Do sexy images sell products? It depends, says a new study in Journal of Consumer Research. If marketers are determined to use sex in advertising, there may be ways to do it that can attract customers of both sexes.
In today's cluttered advertising space, marketers use increasingly radical images that include nudity and sexual language.
Authors Darren W. Dahl (University of British Columbia, Vancouver), Jaideep Sengupta (Hong Kong University of Science and Technology), and Kathleen D. Vohs (University of Minnesota) followed up on earlier research that has demonstrated that women exhibit negative reactions to explicit sexual content in advertising.
"Our work builds upon existing perspectives in sexual psychology, which argues for stark differences in men's and women's sexual beliefs and motivations. This literature portrays men as having positive attitudes towards casual and recreational sex, whereas women value the emotional intimacy and commitment that can surround the sexual relationship," explain the authors.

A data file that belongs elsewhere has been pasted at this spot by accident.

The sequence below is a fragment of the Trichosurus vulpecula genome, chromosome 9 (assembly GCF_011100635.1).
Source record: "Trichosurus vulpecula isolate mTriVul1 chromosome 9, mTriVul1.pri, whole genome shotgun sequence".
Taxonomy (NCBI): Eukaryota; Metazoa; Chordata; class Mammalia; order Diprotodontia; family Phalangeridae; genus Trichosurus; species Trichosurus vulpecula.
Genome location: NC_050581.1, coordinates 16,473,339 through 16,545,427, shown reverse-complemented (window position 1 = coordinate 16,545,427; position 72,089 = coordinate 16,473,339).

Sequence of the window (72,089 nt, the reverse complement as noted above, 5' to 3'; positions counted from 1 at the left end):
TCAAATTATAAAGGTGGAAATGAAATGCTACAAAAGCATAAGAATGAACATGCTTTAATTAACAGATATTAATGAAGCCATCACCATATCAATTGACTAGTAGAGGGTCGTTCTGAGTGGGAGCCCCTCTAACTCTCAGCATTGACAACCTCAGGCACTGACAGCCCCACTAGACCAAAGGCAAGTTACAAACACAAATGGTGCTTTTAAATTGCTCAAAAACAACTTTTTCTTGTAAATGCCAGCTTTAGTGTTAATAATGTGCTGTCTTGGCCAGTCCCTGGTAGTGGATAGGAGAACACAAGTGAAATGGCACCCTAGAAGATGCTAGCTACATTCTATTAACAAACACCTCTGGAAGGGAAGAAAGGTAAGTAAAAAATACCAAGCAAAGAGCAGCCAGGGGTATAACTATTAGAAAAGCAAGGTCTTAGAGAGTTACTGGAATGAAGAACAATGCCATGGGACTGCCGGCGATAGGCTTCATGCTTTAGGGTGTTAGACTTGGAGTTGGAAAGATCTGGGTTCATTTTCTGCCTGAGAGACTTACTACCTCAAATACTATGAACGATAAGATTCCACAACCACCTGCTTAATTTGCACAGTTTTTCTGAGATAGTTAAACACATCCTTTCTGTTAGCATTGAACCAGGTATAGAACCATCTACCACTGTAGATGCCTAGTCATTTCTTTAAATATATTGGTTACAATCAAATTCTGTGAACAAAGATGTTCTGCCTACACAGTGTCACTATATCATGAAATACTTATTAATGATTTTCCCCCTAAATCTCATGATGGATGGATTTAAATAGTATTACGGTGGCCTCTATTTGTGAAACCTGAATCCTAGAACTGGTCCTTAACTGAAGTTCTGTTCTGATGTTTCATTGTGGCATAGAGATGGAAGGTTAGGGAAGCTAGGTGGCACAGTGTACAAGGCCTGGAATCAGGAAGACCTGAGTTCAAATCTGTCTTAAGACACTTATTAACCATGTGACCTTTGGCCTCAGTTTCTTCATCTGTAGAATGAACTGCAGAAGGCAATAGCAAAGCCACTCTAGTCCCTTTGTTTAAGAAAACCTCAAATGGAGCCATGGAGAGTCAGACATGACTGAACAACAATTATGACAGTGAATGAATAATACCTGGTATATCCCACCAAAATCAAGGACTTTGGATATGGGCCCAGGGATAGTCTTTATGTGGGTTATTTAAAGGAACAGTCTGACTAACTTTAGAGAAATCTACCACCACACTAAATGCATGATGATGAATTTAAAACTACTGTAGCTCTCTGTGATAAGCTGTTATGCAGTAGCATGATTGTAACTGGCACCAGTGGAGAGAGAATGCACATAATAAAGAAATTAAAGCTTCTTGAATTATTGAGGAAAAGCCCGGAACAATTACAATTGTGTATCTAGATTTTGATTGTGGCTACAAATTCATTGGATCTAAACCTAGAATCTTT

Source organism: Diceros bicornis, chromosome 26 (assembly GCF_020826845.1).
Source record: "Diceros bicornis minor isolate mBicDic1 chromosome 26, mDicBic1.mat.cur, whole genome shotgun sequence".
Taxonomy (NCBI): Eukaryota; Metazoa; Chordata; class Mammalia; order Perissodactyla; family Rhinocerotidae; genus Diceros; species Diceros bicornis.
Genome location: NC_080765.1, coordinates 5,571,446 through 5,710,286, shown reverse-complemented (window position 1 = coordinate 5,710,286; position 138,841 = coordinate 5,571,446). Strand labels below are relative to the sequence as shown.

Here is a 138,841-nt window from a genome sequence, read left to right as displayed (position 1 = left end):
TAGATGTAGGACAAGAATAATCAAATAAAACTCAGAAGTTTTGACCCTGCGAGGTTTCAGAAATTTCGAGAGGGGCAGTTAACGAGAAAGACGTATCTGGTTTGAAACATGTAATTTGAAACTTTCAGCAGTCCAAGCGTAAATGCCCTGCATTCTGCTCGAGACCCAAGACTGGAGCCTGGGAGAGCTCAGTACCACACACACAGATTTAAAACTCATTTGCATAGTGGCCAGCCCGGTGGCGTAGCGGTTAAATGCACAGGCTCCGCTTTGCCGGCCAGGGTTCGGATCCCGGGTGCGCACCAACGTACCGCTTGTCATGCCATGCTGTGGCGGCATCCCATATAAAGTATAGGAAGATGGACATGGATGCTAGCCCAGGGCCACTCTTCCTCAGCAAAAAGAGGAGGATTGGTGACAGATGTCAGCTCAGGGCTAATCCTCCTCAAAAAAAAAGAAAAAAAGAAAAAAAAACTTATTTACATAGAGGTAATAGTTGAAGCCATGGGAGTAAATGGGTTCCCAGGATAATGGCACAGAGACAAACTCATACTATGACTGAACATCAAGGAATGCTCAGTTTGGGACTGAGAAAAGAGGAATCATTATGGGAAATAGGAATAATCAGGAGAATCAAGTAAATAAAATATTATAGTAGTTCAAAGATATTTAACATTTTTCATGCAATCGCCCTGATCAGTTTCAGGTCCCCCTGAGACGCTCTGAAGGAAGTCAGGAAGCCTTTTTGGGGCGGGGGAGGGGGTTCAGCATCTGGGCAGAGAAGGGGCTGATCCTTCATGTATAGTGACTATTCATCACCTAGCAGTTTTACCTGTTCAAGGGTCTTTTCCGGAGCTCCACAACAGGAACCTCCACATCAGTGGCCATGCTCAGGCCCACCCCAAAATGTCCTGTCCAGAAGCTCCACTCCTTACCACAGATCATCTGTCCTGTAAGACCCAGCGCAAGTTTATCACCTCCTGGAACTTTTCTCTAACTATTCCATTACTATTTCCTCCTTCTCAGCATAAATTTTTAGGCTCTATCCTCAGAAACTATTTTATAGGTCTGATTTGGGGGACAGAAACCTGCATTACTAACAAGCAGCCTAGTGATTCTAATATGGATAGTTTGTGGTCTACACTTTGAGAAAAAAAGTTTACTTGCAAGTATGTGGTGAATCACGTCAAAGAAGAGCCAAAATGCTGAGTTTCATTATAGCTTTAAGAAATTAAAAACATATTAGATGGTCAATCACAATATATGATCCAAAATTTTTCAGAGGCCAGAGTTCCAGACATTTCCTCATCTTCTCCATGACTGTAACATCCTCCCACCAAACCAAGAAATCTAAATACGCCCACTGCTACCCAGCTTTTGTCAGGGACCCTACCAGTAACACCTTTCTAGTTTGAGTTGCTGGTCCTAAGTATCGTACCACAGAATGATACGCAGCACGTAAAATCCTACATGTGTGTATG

The authors proposed that women's attitudes toward sexually oriented advertising would improve if ads depicted sex in a manner consistent with women's intrinsic values—for example if the sexual behavior appeared to reflect devotion and commitment.
"Findings from our initial experiments were supportive of this hypothesis," write the authors. "Experiment 1 illustrated that commitment-related cues in the ad itself (for example, positioning the product as a gift to a woman from a man) boosted women's attitudes."
The authors urge marketers to "exercise caution" when it comes to sex in advertising, but they needn't abandon it altogether. "The present experiments also revealed that the appropriate use of positioning and relationship context can improve women's attitudes toward the ad and brand," they conclude.
More information: Darren W. Dahl, Jaideep Sengupta, and Kathleen D. Vohs. "Sex in Advertising: Gender Differences and the Role of Relationship Commitment." Journal of Consumer Research: August 2009.
Source: University of Chicago
Explore further: Cloning whistle-blower: little change in S. Korea